The 'class warfare' began years ago

Attempting to tax the superrich has been labeled "class warfare." Chronic amnesia must have swallowed Grover Norquist and the GOP.

Over the past three decades, the superrich and all three branches of government have successfully waged war against ordinary working Americans. It began with deregulation, transportation, communication, energy and finance benefiting only corporations and Wall Street, while eliminating American jobs.

American workers watched their mills and factories close up, their pensions evaporate and their lives changed to flipping burgers for minimum wages.

The super corrupt Reagan administration continued the dismantling of the middle class with the help of Congress, and more of our high-paying jobs were shipped overseas. The next three presidents, with the help of Congress, continued to outsource our jobs to the cheapest bidders overseas and across the border. White-collar Americans became the next to evaporate, culminating with the Bush legacy: the 2008 Depression.

The practice continues with today's GOP and their hatred of American workers. Make them pay for it in November. That's class warfare.

Bill Castellanos

Pinole

Video was just an excuse for violence

With an acute knowledge of the Muslim faith, President Barack Obama could be sending out mixed signals about his identity and faith to the world of Islam.

If so, he could be viewed as a turncoat by some zealots.

In his defense, Obama is an American first, representing American people everywhere.

The violence that followed the released video is just subterfuge: an overt excuse for gang rule to bring down America ominously, and without a doubt, criminally.

Anna Koepke

El Sobrante

NFL lockout was all about control

I am very happy to see the real NFL referees are back.

The prospect of injury to the players and loss of integrity in game results forced cooler heads to prevail.

This unnecessary lockout is an excellent example of the behavior of 1 percenters -- the owners. They put their highly profitable enterprise at risk and began alienating the public for the sake of chump change (compared to their profits).

So why did they do it? It's the urge to control everything and micromanage the livelihoods of their employees (the referees).

As Mitt Romney once said, "I like to fire people." Exactly! Just wondering, do you have to be an egomaniac before you get rich, or is it just a result of getting rich?

Sal Spataro

Pinole

Hunter's Point program a model

This is in response to Felix Hunziker's Sept. 23 guest opinion piece.

With of millions of insured patients to be covered under the Affordable Care Act in 2014, the urgency to address root causes of chronic conditions, such as diabetes and obesity, is more demanding than ever.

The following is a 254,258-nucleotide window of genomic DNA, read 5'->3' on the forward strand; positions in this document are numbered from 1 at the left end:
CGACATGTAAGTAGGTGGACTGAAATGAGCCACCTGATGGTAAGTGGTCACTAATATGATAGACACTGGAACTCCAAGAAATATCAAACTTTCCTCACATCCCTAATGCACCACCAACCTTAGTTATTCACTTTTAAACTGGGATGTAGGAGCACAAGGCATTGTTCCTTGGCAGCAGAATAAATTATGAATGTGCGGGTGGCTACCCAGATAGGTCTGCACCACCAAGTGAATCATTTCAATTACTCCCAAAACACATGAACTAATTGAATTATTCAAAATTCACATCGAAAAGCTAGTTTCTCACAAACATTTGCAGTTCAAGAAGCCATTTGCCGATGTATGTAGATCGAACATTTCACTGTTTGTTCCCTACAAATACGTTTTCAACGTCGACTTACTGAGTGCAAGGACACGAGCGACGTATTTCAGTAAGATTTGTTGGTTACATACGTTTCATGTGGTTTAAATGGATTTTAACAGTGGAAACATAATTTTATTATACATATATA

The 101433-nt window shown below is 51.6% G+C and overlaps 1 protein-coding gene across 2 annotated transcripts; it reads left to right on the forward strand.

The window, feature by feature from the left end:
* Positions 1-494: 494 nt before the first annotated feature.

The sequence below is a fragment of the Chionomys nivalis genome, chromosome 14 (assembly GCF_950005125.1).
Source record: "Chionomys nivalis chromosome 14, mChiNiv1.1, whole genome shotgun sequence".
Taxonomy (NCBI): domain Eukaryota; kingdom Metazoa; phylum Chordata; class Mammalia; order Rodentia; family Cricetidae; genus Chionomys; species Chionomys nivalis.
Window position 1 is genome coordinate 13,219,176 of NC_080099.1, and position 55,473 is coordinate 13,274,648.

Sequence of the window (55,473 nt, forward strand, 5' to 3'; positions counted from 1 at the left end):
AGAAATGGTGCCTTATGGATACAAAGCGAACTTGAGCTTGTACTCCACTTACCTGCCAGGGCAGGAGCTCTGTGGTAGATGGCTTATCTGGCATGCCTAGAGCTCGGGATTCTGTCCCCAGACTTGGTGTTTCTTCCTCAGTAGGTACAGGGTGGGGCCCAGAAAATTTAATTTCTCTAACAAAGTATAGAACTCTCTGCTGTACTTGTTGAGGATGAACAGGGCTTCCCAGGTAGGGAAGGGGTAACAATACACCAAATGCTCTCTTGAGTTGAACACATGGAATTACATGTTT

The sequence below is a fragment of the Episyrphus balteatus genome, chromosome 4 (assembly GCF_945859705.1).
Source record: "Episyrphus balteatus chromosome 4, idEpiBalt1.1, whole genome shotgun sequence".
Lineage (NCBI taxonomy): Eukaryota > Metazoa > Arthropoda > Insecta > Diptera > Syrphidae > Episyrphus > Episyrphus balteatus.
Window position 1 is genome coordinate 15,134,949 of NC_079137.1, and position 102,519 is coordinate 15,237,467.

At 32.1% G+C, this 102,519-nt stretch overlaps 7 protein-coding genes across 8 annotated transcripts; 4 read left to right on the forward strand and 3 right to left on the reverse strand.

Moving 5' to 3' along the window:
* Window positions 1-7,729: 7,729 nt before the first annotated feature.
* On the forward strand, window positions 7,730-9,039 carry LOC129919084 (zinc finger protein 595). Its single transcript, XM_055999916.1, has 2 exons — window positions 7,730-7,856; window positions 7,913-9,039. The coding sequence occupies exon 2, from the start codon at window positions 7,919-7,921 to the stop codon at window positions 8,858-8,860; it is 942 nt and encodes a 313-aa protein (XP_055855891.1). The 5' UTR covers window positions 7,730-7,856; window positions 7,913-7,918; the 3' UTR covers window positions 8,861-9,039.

The Richmond soda tax, though flawed, is an innovative way of addressing those conditions. I agree with Hunziker that the tax seems punitive to residents and small businesses (even if it's not intended to be).

A more successful approach would address the obesity epidemic while incorporating the concerns of the broader community. By enacting a municipal ordinance as the Good Neighbor Program in San Francisco' Hunter's Point, the city of Richmond could offer small businesses the tools for success, such as store branding, free marketing, city recognition and discounts on energy-efficient appliances in exchange for devoting 10 percent or more of shelf space to healthy foods instead of sugary drinks. San Francisco's program saw an increase in produce sales and overall profits and is likely to work in Richmond, too.

Hanna Hamilton Flores

Richmond

Brown says no; so should we

Jerry Brown wants more of our money. Let's review how he has handled the money he currently gets.

Has he taken steps to put public pensions on a sustainable, affordable path? No.

Has he reduced wasteful spending on projects that we do not want, like the bullet train? No.

Has he proposed a solution to save the Delta and protect our drinking water? No. He has come up with a scheme to ship more water south.

Has he eliminated -- not cut, eliminated -- even one program or agency that is underperforming? No. He has cut all programs, hoping for two things. First, he wants more money to save things we want and need such as schools and public safety. Second, he hopes times will improve so he can restore funds to all programs including those that waste our money.

It is clear that he has said no too often; we should say no to him.

Fred Donecker

Clayton